A whole constellation of things factor into a solid night’s sleep: what you did at the gym that day, how long ago you finished up an emergency latte, how late you stayed up watching Chuck pre-zzzs, and, of course, your mattress. In fact, more than 75 percent of those surveyed by the National Sleep Foundation said that their mattress is key to getting their best rest. But your desired sleep platform can impact way more than just the quality of your shuteye. Back pain sufferers, we’re lookin’ at you.
“We sleep nearly a third of our lives,” says Dr. Blake Dircksen, CSCS and physical therapist at Bespoke Treatments in New York City. “It’s important to have a good mattress that sets you up for success.” If you’re in the mattress for a new crash pad, and you’ve ever been dogged by back pain, start here.
Just like the conditions for a great night’s sleep, a whole bunch of factors come into play here. The age and firmness of your mattress are a great place to start. Researchers agree that saggy mattresses (think waterbed and overly soft foam) are less than ideal for back pain sufferers, according to one Danish study. Some even say that medium-firm mattresses are superior to firm mattresses for reducing specific low-back pain. Regardless of what the science says, it really comes down to personal preference.
“Comfort is king,” says Whitley. “Take your time at the store or warehouse and really get a feel for the bed. Try out your preferred sleeping position and draw up a conclusion. And remember: Often your first impression will be accurate.”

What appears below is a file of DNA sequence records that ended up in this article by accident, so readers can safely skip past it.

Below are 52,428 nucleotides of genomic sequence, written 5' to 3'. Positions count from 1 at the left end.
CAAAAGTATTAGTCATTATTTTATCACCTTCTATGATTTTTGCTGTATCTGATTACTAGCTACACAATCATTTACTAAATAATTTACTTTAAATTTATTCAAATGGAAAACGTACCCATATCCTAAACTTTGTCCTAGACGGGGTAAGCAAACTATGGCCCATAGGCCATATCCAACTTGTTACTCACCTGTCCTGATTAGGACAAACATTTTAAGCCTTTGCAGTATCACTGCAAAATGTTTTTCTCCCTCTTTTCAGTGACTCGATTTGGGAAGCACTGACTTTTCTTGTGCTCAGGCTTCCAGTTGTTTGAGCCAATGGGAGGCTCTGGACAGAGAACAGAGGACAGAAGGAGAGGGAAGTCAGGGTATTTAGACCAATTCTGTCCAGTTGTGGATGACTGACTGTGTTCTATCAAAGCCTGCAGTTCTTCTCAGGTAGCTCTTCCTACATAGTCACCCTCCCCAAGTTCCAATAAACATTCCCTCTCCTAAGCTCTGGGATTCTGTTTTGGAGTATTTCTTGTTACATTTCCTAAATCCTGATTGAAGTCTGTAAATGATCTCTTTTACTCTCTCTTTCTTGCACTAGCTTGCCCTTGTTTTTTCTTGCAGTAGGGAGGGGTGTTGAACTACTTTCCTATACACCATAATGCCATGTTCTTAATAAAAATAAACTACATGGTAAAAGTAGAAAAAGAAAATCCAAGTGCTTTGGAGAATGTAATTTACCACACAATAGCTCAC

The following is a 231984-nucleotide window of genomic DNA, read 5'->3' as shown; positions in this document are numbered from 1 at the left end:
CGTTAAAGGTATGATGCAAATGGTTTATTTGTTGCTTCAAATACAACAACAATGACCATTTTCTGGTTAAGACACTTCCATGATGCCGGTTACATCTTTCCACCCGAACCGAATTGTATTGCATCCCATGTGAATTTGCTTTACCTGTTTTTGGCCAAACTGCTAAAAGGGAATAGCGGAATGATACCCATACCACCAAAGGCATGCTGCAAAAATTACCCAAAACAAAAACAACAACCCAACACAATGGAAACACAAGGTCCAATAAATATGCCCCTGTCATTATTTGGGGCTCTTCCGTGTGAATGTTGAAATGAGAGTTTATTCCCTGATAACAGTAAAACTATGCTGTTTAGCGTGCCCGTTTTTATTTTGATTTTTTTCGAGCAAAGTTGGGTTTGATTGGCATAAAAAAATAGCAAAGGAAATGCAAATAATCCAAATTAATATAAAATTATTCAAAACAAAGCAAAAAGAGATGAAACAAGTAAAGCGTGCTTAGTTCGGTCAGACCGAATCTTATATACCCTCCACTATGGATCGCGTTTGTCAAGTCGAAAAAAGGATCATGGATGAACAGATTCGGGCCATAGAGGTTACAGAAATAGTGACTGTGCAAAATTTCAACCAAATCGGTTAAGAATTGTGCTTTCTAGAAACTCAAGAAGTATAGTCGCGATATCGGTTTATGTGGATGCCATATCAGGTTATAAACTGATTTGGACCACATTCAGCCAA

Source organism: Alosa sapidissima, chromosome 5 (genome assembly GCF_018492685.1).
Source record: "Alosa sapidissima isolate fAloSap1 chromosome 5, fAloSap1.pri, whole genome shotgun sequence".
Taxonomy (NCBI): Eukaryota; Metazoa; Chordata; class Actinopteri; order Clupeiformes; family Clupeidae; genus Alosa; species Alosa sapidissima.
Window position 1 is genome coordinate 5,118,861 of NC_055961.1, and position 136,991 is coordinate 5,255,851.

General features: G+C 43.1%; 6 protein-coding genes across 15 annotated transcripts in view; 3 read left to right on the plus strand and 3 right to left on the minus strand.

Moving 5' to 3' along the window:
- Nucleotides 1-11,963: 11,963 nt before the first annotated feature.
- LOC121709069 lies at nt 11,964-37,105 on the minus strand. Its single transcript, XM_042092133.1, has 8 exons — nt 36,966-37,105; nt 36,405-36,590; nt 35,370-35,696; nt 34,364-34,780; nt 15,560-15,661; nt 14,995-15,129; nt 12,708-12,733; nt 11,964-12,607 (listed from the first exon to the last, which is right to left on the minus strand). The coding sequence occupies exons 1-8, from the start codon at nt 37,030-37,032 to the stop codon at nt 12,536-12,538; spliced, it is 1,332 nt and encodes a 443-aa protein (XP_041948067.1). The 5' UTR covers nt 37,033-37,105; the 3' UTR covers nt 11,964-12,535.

Sleeping position can also play a big part in how your back feels in the morning. Just like firmness, that’s a personal preference. “The optimal position for each individual will be different,” says Whitley. “The important thing is to avoid [pain-inducing] positioning by using pillows to prop yourself.”
For example, if you sleep on your stomach, place a pillow under your hips to avoid excessive lumbar extension. If you sleep on your back, try putting a pillow under your knees to keep the pelvis in more of a mid-range. If you’re a side-sleeper, try placing a pillow between your legs to keep the hips from diving in. The idea is to keep your spine from curving waaay out toward the end of its range of motion.
Last but not least, we can’t forget about resting sleep temperature. Sleeping too warm can make you toss and turn often, resulting in a less-than-ideal quality of rest.